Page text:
At 1400 on the 20th, the general's body was taken from the cathedral for the movement to Fort Myer in a ceremony conducted by the same formation that had attended the arrival at the cathedral. Again the joint honor cordon formed along the steps and walkway outside the Bethlehem Chapel. The honor cordon saluted as Canon Miller and the Reverend Mr. Moss, followed by the national color detail, the body bearers with the casket, and the personal flag bearer, came out of the cathedral and moved to a hearse on the street. After the body bearers placed the casket in the hearse, General Gailey, the escort commander, and the clergy entered their vehicles (a mortician again was with the hearse), and the small cortege, accompanied by Metropolitan and Armed Forces Police, started for Fort Myer.
While the ceremony at the cathedral was in progress, some two hundred invited guests filed into the chapel at Fort Myer. Among them were President Eisenhower and former President Harry S. Truman, Secretary of State Christian A. Herter, former Secretary of State Dean G. Acheson, W. Averell Harriman, General of the Army Omar N. Bradley, General Alfred M. Gruenther, and General Matthew B. Ridgway. Members of the Marshall family entered after the President was seated; Mrs. Marshall, last to arrive, entered the chapel about 1425.
Outside the Fort Myer Chapel fourteen honorary pallbearers lined the entrance walkway: General Lyman L. Lemnitzer, Robert A. Lovett, General Walter Bedell Smith, Robert Woods Bliss, James Bruce, Admiral Harold R. Stark, General Charles D. Herron, Brig. Gen. Frank McCarthy, Col. Robert H. Fletcher, Col. William M. Spencer, Donald Cook, Lt. Col. Clarence J. George, M. Sgt. James W. Powder, and M. Sgt. William J. Heffner. In formation across the street from the entrance was an armed forces honor guard commanded by an Army captain with a staff of three: a lieutenant, junior grade, from the Navy, a lieutenant, junior grade, from the Coast Guard, and an Air Force lieutenant. The formation included the U.S. Army Band, an armed forces color detail, and an armed forces platoon of three squads. The color detail was made up of one color guard each from the Army and Marine Corps, two Army color bearers, one for the national colors and one for the Army colors, and one color bearer from each of the other services with the appropriate service colors. The armed forces platoon was commanded by a Marine Corps lieutenant. Each squad in the platoon had ten men, two each from the Army, Marine Corps, Navy, Coast Guard, and Air Force. One of the Army men in each squad was the leader.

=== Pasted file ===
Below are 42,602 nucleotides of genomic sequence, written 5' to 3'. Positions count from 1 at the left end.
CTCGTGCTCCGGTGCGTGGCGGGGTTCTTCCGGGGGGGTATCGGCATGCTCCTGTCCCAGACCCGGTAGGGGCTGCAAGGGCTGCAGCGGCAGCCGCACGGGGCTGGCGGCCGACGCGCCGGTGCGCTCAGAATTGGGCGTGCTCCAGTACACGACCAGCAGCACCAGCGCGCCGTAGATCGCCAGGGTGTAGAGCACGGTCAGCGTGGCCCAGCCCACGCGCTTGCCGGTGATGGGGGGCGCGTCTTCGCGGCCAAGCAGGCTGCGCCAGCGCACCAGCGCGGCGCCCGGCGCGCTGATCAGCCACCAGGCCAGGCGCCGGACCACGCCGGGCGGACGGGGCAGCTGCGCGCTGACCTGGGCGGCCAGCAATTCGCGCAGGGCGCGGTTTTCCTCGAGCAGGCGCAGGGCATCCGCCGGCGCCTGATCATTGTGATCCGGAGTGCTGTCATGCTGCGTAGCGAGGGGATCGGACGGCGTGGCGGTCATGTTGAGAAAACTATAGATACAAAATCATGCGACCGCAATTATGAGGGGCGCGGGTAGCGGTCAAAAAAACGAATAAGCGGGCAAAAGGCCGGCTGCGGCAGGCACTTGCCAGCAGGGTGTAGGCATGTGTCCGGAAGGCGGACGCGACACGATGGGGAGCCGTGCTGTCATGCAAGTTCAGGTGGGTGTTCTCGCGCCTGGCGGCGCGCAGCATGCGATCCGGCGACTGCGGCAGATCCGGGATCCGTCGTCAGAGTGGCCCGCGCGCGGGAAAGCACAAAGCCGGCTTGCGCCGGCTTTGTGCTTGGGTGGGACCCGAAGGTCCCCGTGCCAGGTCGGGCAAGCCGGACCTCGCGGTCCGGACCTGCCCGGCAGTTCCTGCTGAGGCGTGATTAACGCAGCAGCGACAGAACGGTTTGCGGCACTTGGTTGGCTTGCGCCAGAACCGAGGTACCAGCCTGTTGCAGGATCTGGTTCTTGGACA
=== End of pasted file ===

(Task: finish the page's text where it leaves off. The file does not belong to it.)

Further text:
The arriving motorcade halted on the street between the honor guard and Fort Myer Chapel, the hearse coming to a stop near the chapel entrance. After the clergy and body bearers had taken their positions at the rear of the hearse, the honor guard troops presented arms and the Army Band sounded ruffles and flourishes and played the “General's March.” When the band began the hymn “Faith of Our Fathers,” the body bearers removed the casket from the hearse. Canon Miller and the Reverend Mr. Moss then led the way through the cordon of honorary pallbearers to the chapel entrance. At the entrance the body bearers placed the casket on a movable bier, and from that point two of the bearers moved the casket, following the clergy, to a position at the front of the chapel. The honorary pallbearers then entered the chapel and took their seats.
Canon Miller conducted the funeral service from the Episcopal Order for the Burial of the Dead. There was no eulogy. At the conclusion of the twenty-minute service, the honorary pallbearers, led out of the chapel by General Bradley, reformed their cordon at the entrance. Two body bearers meanwhile had moved to the front of the chapel to handle the casket. The clergy then led the funeral party from the chapel. President Eisenhower left the chapel by a side entrance. When the clergy reached the front entrance, the honor guard troops, who had remained in formation across the way, presented arms; the band sounded honors, then began a hymn. During the hymn the body bearers lifted the casket from the movable bier and returned it to the hearse. The honorary pallbearers proceeded to their cars. The members of the Marshall family, who had remained at the chapel entrance while the casket was placed in the hearse, went to their cars, and the small cortege of eight vehicles formed and moved toward the gravesite. The other mourners then dispersed.